Location scouting: Finding the perfect location(s) isn't easy, and even after you do, you need to ensure the location is happy to have you and they are available on the day of your shoot. For Campaign Del Mar's latest photo shoot, we wanted on-brand locations, which meant finding venues that had Amalfi Coast vibes.

 

Mia Fileman used Poco Bar, a pop-up laneway bar in Darwin, for our latest brand campaign shoot. It even came with a very on-brand Vespa.

 

Many smaller brands overlook the planning and coordination involved in a shoot, or they assume it's the photographer or videographer's responsibility. The props required for the shoot don't magically appear on set, nor are they typically the responsibility of the videographer or photographer.

Don't assume; use this article to ask the questions of your suppliers and make sure all roles and responsibilities are covered.

 

Production

Shoot days are high-pressure environments, but they are also exhilarating.

If you are the talent, it makes it hard for you also to be the Director / Producer, so you may want to consider having this role filled by someone else. In both Gurus and MMGA, which I starred in, I had a Director and Producer.

You should arrive on time with a suitcase full of props and all your outfits steamed.

Your job on set is to ensure the footage coming out of the camera is what you envisioned. It's not going to be the final product, but it's close enough. Often, the production company will provide a monitor that you can stand in front of and preview the images or video footage. 

 

A monitor a production company set up so the client, stylist and art director can preview the footage.

 

At a shoot 10 years ago, I was watching a photo shoot with my naked eyes instead of previewing the images in the camera. When we received the photos, our hero talent's tie looked too short. It looked okay at the shoot, but the photo told a different story. Thankfully, lengthening a tie is possible in post-production, but it comes with additional unanticipated costs.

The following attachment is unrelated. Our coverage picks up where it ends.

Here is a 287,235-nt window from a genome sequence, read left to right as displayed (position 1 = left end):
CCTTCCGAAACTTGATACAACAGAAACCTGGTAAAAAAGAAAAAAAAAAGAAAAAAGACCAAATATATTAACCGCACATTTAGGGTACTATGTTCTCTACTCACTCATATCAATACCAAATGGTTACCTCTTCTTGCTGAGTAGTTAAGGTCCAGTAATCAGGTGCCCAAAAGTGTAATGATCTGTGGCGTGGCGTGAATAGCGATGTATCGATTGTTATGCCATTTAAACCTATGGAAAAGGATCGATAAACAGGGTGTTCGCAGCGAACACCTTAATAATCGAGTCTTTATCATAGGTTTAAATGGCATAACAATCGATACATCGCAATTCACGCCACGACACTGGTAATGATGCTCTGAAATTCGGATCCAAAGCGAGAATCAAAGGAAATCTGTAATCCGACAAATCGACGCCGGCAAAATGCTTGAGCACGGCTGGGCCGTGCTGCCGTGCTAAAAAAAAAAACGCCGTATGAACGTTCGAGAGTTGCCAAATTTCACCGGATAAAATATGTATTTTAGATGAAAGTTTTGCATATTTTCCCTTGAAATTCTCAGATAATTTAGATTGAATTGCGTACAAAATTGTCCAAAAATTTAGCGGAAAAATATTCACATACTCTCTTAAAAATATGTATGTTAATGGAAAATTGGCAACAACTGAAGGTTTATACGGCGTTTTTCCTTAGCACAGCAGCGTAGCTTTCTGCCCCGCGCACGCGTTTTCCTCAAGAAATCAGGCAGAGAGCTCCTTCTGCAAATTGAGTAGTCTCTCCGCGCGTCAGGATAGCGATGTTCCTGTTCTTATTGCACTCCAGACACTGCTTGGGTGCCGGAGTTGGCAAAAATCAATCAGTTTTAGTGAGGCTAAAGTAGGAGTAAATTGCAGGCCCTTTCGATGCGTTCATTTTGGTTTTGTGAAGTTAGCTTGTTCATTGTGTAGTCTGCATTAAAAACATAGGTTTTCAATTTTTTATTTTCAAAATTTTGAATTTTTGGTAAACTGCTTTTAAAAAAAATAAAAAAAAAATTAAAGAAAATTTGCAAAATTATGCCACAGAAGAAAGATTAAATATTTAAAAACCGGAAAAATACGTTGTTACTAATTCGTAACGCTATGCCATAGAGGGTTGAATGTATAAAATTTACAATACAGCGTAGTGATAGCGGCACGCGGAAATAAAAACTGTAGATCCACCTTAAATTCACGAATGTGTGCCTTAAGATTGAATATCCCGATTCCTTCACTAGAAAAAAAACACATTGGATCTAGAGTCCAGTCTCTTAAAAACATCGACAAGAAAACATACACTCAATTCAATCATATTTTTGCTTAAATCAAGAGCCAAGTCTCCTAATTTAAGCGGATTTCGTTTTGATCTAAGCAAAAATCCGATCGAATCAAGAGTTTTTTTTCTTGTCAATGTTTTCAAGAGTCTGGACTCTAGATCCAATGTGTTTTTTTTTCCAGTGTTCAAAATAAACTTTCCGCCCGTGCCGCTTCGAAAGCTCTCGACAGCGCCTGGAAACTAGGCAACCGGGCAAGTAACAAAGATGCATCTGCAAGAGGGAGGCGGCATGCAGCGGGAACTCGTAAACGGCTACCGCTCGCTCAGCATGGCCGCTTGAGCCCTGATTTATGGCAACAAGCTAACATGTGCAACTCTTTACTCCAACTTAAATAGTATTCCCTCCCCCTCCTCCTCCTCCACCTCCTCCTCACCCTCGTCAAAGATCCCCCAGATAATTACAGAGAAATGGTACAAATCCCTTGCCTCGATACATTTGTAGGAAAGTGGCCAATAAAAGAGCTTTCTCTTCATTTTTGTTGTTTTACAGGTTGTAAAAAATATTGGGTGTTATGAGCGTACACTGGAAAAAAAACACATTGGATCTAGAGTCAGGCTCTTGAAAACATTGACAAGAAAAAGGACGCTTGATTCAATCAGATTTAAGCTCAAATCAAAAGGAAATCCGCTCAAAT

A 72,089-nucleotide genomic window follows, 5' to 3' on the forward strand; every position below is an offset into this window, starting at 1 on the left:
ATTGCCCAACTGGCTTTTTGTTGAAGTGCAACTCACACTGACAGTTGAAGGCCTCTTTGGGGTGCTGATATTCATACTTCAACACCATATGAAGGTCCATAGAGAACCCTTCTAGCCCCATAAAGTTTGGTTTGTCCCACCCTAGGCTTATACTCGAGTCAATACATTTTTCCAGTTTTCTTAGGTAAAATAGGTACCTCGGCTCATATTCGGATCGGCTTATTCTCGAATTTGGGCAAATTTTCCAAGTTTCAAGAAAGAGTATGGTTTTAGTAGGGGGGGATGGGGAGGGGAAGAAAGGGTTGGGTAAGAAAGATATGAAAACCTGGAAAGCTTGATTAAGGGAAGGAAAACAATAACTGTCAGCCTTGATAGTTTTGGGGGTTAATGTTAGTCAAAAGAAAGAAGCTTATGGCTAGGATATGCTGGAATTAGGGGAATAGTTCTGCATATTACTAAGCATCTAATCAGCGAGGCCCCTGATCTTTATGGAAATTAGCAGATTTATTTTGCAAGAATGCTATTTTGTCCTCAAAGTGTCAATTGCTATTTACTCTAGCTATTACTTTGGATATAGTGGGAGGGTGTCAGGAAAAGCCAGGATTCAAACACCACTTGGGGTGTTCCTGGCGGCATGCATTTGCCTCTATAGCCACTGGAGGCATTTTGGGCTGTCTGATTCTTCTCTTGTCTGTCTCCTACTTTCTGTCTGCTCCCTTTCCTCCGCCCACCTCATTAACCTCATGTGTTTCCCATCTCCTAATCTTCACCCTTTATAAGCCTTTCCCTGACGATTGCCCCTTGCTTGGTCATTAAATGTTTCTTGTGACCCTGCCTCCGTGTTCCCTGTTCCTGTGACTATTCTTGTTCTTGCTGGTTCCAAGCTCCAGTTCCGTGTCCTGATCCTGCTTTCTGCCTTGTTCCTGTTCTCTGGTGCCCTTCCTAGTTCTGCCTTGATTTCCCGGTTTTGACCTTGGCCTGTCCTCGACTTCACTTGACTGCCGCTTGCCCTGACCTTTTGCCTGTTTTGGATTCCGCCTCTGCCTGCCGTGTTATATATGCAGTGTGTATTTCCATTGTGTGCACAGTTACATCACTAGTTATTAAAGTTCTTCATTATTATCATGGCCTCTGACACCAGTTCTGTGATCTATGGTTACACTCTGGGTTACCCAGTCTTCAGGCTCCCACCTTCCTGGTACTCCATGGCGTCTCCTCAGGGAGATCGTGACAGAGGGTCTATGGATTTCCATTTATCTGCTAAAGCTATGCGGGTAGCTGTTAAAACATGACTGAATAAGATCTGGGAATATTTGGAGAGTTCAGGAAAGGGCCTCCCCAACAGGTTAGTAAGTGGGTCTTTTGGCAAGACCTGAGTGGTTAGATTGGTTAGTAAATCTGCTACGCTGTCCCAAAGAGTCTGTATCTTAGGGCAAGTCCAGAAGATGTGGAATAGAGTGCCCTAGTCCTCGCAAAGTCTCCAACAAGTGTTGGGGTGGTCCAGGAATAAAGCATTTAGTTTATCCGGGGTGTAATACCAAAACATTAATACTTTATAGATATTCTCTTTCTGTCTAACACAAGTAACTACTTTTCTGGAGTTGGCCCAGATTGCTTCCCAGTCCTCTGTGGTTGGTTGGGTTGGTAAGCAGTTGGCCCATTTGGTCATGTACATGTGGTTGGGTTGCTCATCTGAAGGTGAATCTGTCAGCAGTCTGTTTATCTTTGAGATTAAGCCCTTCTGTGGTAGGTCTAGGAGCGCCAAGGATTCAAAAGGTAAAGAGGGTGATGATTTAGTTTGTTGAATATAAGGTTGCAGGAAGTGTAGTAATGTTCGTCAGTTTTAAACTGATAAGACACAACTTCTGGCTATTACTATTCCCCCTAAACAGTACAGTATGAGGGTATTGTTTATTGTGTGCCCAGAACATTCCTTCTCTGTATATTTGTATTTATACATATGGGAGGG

Post production

Now, the footage needs to be edited, graded, mixed and exported. 

Your job as the client is to provide helpful and detailed feedback to whoever is editing the footage so it can meet your desired outcome.

Don't just say you don't like a photo or scene; explain what you don't like about it and make suggestions.

Compile all your feedback to avoid several back-and-forths, which wastes time and money. 

If you are starring in your own campaign, try to put vanity aside. Unless you look like Margot Robbie, you are not going to love everything about your face, body and voice.

Music 

It is at this stage that music is added if required. Music can make and break your campaign, so it's worth the effort to find the perfect bed of music for your campaign. 

 

Pro Tips

  • Voice / Acting Coach: If you are starring in your campaign, you want to know your lines and have practised your delivery so you don't hold up production. For both the Gurus We Deserve and Make Marketing Great Again (MMGA), I worked with an acting coach.